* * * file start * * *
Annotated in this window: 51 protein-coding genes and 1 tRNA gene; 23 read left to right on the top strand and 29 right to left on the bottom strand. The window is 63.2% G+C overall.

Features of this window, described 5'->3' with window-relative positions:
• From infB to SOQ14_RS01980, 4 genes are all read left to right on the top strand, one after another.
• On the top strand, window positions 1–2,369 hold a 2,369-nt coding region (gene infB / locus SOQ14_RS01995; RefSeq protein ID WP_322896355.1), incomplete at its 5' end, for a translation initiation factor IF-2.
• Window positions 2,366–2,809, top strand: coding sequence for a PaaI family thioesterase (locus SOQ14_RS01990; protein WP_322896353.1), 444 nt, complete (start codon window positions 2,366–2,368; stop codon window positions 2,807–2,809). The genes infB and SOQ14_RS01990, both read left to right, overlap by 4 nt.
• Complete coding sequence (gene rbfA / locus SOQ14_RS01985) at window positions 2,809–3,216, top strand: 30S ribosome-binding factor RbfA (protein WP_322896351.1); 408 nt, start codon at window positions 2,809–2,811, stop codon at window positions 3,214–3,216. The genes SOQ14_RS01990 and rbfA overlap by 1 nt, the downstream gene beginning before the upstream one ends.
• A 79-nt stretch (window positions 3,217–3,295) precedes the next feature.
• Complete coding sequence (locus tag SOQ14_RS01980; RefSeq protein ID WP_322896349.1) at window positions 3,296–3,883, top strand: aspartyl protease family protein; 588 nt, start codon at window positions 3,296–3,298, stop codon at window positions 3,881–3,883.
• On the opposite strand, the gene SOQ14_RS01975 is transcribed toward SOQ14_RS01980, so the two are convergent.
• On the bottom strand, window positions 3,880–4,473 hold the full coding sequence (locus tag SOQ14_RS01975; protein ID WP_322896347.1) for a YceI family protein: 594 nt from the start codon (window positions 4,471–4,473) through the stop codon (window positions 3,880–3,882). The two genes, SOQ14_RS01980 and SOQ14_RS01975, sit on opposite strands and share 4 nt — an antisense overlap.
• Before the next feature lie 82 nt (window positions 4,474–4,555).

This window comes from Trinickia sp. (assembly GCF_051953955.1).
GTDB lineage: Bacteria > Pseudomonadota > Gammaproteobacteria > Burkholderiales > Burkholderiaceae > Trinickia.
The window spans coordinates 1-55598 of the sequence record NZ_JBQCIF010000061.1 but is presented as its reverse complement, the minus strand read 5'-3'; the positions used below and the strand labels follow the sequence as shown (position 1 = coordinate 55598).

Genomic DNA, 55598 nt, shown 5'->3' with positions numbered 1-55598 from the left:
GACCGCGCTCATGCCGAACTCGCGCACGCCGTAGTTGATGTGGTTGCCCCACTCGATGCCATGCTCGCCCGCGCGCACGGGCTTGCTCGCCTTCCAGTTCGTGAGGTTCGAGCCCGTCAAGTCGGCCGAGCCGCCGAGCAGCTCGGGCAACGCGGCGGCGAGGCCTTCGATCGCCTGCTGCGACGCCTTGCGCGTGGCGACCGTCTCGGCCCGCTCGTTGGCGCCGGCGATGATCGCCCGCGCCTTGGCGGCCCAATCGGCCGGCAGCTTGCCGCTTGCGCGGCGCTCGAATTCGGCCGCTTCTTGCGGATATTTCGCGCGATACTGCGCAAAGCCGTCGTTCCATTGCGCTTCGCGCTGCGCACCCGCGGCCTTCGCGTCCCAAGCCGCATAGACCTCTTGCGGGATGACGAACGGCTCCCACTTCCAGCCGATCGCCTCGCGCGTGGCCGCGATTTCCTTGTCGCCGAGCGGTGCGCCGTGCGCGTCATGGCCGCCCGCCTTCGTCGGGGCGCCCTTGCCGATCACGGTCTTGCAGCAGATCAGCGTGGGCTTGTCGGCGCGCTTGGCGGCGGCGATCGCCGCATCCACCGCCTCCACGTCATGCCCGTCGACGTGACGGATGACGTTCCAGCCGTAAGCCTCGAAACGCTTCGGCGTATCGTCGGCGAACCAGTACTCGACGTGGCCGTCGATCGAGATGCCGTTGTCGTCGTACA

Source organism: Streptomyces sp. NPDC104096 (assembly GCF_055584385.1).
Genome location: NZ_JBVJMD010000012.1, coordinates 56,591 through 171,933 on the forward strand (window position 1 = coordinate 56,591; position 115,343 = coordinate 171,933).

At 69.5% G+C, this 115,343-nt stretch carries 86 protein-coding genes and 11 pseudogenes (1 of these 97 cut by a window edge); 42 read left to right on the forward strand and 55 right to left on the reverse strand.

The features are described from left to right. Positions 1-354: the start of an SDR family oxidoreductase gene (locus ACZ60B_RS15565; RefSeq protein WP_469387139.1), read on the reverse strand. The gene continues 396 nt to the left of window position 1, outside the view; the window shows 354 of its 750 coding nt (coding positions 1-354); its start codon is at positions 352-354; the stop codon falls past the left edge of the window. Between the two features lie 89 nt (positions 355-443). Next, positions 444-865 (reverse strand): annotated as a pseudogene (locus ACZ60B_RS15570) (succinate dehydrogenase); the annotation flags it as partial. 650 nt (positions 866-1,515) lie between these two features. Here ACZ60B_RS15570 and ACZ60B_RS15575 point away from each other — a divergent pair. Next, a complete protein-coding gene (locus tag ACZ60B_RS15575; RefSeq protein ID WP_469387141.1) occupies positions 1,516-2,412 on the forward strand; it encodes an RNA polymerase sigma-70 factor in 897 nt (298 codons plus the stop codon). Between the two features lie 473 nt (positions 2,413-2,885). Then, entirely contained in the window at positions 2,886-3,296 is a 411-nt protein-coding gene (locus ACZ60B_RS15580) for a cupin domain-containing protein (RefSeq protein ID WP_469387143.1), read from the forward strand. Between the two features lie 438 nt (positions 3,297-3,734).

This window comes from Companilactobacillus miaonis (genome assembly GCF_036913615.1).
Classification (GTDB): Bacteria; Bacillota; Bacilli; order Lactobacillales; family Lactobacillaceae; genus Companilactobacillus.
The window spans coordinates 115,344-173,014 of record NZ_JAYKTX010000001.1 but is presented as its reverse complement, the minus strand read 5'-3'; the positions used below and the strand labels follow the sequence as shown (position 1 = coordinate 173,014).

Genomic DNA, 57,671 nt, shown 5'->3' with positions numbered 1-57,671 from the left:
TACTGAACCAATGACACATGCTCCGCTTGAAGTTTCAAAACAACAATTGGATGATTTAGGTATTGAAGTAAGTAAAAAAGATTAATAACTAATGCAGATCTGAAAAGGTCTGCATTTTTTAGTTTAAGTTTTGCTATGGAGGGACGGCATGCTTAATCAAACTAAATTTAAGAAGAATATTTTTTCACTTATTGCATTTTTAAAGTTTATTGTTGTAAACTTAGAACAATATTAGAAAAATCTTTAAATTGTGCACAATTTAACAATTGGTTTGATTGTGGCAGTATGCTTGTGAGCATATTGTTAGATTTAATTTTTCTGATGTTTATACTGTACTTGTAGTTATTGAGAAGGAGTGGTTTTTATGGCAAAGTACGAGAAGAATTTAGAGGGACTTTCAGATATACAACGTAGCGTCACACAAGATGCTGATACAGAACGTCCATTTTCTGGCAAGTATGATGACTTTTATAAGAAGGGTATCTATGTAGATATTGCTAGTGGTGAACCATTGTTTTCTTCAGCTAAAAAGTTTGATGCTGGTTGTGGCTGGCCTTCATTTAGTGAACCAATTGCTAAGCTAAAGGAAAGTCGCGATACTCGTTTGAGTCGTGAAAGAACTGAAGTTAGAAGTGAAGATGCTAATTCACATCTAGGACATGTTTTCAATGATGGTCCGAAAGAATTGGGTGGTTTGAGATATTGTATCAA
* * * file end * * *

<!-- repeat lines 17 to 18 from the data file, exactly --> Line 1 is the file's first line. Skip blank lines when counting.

Source organism: Streptomyces sp. NPDC104096 (assembly GCF_055584385.1).
Genome location: NZ_JBVJMD010000012.1, coordinates 56,591 through 171,933 on the forward strand (window position 1 = coordinate 56,591; position 115,343 = coordinate 171,933).